Two of the biggest gainers in the market yesterday were both running on the same news…
Judging by the price action and jump in their stock prices, you might think this is good news…
But this news doesn’t change anything about the company.
It’s not like another news catalyst like good earnings, or news of a new drug passing trials. So why are these stocks having such huge gains?
I’ll explain below and share how I prefer to trade reverse stock splits…
Understanding Reverse Splits
Most reverse splits occur in stocks listed on the NASDAQ exchange.
That’s because the NASDAQ requires listed stocks to maintain a share price of $1 or more to stay listed on their exchange.
This rule pushes companies trading below $1 to perform reverse splits to avoid getting kicked down to the Over-The-Counter (OTC) markets.
Here’s how they work…
The Mechanics of Reverse Splits
Reverse stock splits aim to increase the stock price without altering the company’s market capitalization. Market capitalization represents the total value of a company.
For example, if a $1 stock has one million shares outstanding, its market cap is $1 million.
If they decide to do a 10-for-one reverse split, the number of outstanding shares drops to 100,000, and the stock’s price jumps to $10.
But here’s the key: the market cap remains $1 million.
In essence, it’s a paper shuffle that doesn’t change the company’s value, it just changes the number of shares available and the price.
Trading Opportunities with Reverse Splits
Now, let’s see if you can potentially profit from reverse splits…
The recent rise in stock prices like PIXY and SPRC yesterday shows you can profit from news that a company is doing a reverse stock split.
But is it a good edge and strategy?
Axcella Health Inc. (NASDAQ: AXLA) recently announced it was doing a reverse stock split…
And the stock plummeted after climbing for weeks on news of its long COVID treatment.
So while some stocks might spike on the news, I prefer a different approach to trading reverse splits…
How I Approach Reverse Stock Splits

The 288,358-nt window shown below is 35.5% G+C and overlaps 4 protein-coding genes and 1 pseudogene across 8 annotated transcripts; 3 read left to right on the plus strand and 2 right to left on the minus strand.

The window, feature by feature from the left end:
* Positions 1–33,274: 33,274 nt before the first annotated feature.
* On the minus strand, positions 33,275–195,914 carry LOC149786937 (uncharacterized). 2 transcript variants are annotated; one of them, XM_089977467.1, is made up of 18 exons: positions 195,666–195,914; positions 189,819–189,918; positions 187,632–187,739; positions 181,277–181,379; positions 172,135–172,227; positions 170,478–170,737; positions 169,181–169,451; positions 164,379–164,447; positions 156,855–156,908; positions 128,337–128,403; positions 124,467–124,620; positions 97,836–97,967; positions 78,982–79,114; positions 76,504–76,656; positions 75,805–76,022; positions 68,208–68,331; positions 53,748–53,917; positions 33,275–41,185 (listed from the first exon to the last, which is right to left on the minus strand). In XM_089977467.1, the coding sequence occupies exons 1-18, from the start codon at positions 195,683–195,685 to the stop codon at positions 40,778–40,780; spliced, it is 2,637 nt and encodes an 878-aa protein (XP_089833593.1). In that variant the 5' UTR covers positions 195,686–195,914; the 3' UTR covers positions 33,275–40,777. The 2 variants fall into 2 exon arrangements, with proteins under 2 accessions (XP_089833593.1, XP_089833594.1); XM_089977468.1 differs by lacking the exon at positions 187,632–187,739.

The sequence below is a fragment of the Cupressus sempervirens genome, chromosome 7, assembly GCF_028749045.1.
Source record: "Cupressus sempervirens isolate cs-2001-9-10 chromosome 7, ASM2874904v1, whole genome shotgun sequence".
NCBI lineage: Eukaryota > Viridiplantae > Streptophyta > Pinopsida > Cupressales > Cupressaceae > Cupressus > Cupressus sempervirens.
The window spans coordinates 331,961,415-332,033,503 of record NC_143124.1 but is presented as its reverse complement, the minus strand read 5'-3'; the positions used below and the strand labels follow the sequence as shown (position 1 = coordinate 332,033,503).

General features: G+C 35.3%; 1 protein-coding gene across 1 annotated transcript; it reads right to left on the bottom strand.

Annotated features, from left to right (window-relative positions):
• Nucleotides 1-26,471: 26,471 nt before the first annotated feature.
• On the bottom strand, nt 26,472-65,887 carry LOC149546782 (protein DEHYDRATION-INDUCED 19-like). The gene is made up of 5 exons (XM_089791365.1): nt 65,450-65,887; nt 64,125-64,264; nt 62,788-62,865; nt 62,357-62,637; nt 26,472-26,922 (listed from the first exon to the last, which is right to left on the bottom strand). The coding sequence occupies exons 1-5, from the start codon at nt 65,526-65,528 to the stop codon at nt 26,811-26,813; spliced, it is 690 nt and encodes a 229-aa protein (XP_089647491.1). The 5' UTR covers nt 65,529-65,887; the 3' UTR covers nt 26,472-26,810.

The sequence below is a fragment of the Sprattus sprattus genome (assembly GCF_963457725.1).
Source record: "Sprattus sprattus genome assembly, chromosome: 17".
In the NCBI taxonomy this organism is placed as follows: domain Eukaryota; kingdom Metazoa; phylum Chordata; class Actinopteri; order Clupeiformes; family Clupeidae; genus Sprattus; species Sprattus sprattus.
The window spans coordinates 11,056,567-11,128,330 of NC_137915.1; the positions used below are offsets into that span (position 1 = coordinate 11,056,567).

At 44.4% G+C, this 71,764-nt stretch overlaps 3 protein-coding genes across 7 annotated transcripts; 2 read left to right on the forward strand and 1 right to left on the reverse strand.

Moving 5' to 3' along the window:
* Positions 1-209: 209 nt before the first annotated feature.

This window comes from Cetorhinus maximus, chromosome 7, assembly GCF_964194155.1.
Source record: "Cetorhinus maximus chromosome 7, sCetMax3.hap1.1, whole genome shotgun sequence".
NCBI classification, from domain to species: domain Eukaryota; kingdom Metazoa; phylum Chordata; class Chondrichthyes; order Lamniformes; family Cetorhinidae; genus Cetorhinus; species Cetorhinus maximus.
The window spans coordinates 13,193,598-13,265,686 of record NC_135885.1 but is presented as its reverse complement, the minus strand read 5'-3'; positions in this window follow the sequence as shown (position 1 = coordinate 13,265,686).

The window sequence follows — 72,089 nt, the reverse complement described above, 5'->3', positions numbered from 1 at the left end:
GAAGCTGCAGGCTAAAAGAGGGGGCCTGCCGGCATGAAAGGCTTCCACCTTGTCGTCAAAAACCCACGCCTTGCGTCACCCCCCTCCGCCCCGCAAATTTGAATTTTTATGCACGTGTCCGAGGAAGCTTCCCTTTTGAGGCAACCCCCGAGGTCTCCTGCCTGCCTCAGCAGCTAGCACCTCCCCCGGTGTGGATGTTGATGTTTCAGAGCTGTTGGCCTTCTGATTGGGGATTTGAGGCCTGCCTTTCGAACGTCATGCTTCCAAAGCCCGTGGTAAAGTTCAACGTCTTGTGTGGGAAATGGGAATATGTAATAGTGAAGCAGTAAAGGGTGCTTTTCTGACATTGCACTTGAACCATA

The way I prefer to play them is to wait for the company to complete the reverse split, then I like to look for a news catalyst.
After a stock does a reverse split it has a low float, and a news catalyst can bring in buyers and send it soaring.
Buying a stock before it does a reverse split makes no sense to me…
Most traders think they’ll make money when the split completes. But the value of your position doesn’t change. Just the price of each share and the number of shares you own changes.
I hope this clears up some of the misconceptions about reverse stock splits.
And using my strategy for reverse stocks splits means PIXY and SPRC could be on watch over the next few weeks for company news.
Since good news that relates to a company’s actual business has more potential to spike a stock — especially once it has a low float.
That’s just my approach. You can do what you want.
But if you want to approach trading like a business and as a professional, you have to learn why companies do things like reverse splits.
And you have to stack the odds in your favor for any trading plan you make.
I can help you during my live training sessions — StocksToTrade has a whole team of presenters showing you how to find hot stocks, make watchlists and trade plans, and execute using top tech tools.
Have a great day everyone. See you back here tomorrow.
Lead Trainer, StocksToTrade